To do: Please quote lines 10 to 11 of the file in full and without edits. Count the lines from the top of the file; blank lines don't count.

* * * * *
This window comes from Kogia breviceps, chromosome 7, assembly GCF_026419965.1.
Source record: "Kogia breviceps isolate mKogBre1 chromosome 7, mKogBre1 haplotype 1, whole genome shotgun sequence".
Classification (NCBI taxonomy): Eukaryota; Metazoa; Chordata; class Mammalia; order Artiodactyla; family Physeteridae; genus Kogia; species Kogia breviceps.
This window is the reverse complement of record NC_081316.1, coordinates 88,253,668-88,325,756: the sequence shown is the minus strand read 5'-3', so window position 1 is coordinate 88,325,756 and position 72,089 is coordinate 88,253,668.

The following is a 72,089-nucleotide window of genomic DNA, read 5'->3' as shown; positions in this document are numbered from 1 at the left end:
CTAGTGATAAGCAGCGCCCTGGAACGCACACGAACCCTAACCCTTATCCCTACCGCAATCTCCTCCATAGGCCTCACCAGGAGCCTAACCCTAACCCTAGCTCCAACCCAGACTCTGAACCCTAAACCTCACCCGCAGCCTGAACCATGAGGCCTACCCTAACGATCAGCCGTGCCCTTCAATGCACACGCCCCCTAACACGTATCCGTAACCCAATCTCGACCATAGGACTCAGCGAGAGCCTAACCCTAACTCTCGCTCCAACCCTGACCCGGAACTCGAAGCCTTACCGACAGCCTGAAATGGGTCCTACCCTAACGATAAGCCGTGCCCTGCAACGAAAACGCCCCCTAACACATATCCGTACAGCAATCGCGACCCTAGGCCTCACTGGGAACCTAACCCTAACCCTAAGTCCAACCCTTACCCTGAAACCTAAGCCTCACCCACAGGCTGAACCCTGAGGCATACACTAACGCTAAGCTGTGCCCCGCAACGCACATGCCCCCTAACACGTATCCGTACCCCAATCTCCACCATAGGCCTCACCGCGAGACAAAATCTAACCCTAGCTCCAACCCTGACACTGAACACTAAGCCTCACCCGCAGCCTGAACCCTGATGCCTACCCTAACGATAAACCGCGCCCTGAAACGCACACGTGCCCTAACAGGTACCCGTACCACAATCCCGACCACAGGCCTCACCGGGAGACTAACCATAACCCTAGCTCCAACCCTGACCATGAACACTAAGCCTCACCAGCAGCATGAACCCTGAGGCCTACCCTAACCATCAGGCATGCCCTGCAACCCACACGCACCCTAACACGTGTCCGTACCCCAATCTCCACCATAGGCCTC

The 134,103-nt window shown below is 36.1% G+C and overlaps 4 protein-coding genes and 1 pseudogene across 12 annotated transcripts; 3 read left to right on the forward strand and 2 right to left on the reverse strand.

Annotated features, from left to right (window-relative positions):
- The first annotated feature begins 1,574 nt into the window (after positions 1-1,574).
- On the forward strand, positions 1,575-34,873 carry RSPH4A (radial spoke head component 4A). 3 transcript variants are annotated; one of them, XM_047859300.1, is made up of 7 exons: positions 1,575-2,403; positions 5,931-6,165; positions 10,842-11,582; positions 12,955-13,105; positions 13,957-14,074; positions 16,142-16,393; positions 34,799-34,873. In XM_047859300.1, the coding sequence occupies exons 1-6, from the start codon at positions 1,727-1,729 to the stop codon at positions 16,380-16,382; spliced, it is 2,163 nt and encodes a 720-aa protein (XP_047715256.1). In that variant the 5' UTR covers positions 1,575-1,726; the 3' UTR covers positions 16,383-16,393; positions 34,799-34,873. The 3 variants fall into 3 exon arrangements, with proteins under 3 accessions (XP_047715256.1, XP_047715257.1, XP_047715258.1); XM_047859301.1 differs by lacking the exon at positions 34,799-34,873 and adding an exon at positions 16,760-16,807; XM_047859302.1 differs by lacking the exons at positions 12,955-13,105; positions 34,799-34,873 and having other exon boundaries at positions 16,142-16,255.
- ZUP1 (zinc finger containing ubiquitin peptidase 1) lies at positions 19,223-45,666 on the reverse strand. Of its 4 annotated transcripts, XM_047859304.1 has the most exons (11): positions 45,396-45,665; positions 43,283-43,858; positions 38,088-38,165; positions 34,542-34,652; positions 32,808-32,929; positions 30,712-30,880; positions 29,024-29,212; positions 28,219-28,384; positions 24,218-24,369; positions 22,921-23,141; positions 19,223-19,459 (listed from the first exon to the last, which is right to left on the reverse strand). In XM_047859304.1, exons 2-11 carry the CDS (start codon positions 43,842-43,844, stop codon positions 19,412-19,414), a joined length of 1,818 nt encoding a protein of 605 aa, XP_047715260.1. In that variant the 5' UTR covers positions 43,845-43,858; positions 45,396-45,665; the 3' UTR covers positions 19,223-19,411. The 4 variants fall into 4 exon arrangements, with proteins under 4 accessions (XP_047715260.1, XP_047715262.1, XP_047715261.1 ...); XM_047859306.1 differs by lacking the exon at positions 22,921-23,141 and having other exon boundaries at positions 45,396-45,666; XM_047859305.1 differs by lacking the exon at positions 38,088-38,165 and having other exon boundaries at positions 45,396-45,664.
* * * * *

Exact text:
- On the forward strand, positions 1,575-34,873 carry RSPH4A (radial spoke head component 4A). 3 transcript variants are annotated; one of them, XM_047859300.1, is made up of 7 exons: positions 1,575-2,403; positions 5,931-6,165; positions 10,842-11,582; positions 12,955-13,105; positions 13,957-14,074; positions 16,142-16,393; positions 34,799-34,873. In XM_047859300.1, the coding sequence occupies exons 1-6, from the start codon at positions 1,727-1,729 to the stop codon at positions 16,380-16,382; spliced, it is 2,163 nt and encodes a 720-aa protein (XP_047715256.1). In that variant the 5' UTR covers positions 1,575-1,726; the 3' UTR covers positions 16,383-16,393; positions 34,799-34,873. The 3 variants fall into 3 exon arrangements, with proteins under 3 accessions (XP_047715256.1, XP_047715257.1, XP_047715258.1); XM_047859301.1 differs by lacking the exon at positions 34,799-34,873 and adding an exon at positions 16,760-16,807; XM_047859302.1 differs by lacking the exons at positions 12,955-13,105; positions 34,799-34,873 and having other exon boundaries at positions 16,142-16,255.
- ZUP1 (zinc finger containing ubiquitin peptidase 1) lies at positions 19,223-45,666 on the reverse strand. Of its 4 annotated transcripts, XM_047859304.1 has the most exons (11): positions 45,396-45,665; positions 43,283-43,858; positions 38,088-38,165; positions 34,542-34,652; positions 32,808-32,929; positions 30,712-30,880; positions 29,024-29,212; positions 28,219-28,384; positions 24,218-24,369; positions 22,921-23,141; positions 19,223-19,459 (listed from the first exon to the last, which is right to left on the reverse strand). In XM_047859304.1, exons 2-11 carry the CDS (start codon positions 43,842-43,844, stop codon positions 19,412-19,414), a joined length of 1,818 nt encoding a protein of 605 aa, XP_047715260.1. In that variant the 5' UTR covers positions 43,845-43,858; positions 45,396-45,665; the 3' UTR covers positions 19,223-19,411. The 4 variants fall into 4 exon arrangements, with proteins under 4 accessions (XP_047715260.1, XP_047715262.1, XP_047715261.1 ...); XM_047859306.1 differs by lacking the exon at positions 22,921-23,141 and having other exon boundaries at positions 45,396-45,666; XM_047859305.1 differs by lacking the exon at positions 38,088-38,165 and having other exon boundaries at positions 45,396-45,664.